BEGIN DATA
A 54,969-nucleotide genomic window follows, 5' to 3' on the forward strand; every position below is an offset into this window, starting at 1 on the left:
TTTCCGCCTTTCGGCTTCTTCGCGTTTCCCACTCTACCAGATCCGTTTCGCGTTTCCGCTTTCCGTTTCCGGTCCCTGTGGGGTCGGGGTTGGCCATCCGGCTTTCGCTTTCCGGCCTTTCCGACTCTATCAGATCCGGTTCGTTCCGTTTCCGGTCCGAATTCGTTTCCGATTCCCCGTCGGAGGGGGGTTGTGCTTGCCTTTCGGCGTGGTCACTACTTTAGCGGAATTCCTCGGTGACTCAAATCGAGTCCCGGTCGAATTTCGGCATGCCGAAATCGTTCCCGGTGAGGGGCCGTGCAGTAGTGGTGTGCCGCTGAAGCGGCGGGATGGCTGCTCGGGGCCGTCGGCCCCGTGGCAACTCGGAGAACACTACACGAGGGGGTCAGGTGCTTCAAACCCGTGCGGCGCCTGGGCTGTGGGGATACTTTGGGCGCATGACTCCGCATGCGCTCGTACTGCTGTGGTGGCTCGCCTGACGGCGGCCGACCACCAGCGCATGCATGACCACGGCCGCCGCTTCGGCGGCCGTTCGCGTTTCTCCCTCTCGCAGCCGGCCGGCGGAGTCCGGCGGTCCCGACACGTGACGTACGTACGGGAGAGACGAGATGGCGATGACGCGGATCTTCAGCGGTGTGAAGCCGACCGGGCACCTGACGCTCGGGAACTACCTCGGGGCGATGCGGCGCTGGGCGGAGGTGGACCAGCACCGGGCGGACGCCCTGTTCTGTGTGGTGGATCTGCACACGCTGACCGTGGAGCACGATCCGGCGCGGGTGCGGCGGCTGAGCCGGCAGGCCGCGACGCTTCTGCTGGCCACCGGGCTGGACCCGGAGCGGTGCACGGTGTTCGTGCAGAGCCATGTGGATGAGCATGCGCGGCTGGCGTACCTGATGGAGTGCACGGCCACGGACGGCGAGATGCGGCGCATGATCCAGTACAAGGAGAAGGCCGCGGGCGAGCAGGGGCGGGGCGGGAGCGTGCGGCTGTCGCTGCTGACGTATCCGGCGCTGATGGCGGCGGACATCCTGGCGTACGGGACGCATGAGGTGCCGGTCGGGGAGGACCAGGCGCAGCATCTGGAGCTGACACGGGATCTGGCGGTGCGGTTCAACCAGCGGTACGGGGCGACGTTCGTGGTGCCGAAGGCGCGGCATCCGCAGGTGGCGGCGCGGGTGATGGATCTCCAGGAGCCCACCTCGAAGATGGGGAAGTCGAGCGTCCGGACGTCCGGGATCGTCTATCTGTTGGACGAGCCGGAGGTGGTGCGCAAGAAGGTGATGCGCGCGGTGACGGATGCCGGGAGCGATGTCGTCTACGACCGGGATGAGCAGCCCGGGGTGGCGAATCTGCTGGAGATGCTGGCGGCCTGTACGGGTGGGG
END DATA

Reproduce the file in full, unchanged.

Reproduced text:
A 54,969-nucleotide genomic window follows, 5' to 3' on the forward strand; every position below is an offset into this window, starting at 1 on the left:
TTTCCGCCTTTCGGCTTCTTCGCGTTTCCCACTCTACCAGATCCGTTTCGCGTTTCCGCTTTCCGTTTCCGGTCCCTGTGGGGTCGGGGTTGGCCATCCGGCTTTCGCTTTCCGGCCTTTCCGACTCTATCAGATCCGGTTCGTTCCGTTTCCGGTCCGAATTCGTTTCCGATTCCCCGTCGGAGGGGGGTTGTGCTTGCCTTTCGGCGTGGTCACTACTTTAGCGGAATTCCTCGGTGACTCAAATCGAGTCCCGGTCGAATTTCGGCATGCCGAAATCGTTCCCGGTGAGGGGCCGTGCAGTAGTGGTGTGCCGCTGAAGCGGCGGGATGGCTGCTCGGGGCCGTCGGCCCCGTGGCAACTCGGAGAACACTACACGAGGGGGTCAGGTGCTTCAAACCCGTGCGGCGCCTGGGCTGTGGGGATACTTTGGGCGCATGACTCCGCATGCGCTCGTACTGCTGTGGTGGCTCGCCTGACGGCGGCCGACCACCAGCGCATGCATGACCACGGCCGCCGCTTCGGCGGCCGTTCGCGTTTCTCCCTCTCGCAGCCGGCCGGCGGAGTCCGGCGGTCCCGACACGTGACGTACGTACGGGAGAGACGAGATGGCGATGACGCGGATCTTCAGCGGTGTGAAGCCGACCGGGCACCTGACGCTCGGGAACTACCTCGGGGCGATGCGGCGCTGGGCGGAGGTGGACCAGCACCGGGCGGACGCCCTGTTCTGTGTGGTGGATCTGCACACGCTGACCGTGGAGCACGATCCGGCGCGGGTGCGGCGGCTGAGCCGGCAGGCCGCGACGCTTCTGCTGGCCACCGGGCTGGACCCGGAGCGGTGCACGGTGTTCGTGCAGAGCCATGTGGATGAGCATGCGCGGCTGGCGTACCTGATGGAGTGCACGGCCACGGACGGCGAGATGCGGCGCATGATCCAGTACAAGGAGAAGGCCGCGGGCGAGCAGGGGCGGGGCGGGAGCGTGCGGCTGTCGCTGCTGACGTATCCGGCGCTGATGGCGGCGGACATCCTGGCGTACGGGACGCATGAGGTGCCGGTCGGGGAGGACCAGGCGCAGCATCTGGAGCTGACACGGGATCTGGCGGTGCGGTTCAACCAGCGGTACGGGGCGACGTTCGTGGTGCCGAAGGCGCGGCATCCGCAGGTGGCGGCGCGGGTGATGGATCTCCAGGAGCCCACCTCGAAGATGGGGAAGTCGAGCGTCCGGACGTCCGGGATCGTCTATCTGTTGGACGAGCCGGAGGTGGTGCGCAAGAAGGTGATGCGCGCGGTGACGGATGCCGGGAGCGATGTCGTCTACGACCGGGATGAGCAGCCCGGGGTGGCGAATCTGCTGGAGATGCTGGCGGCCTGTACGGGTGGGG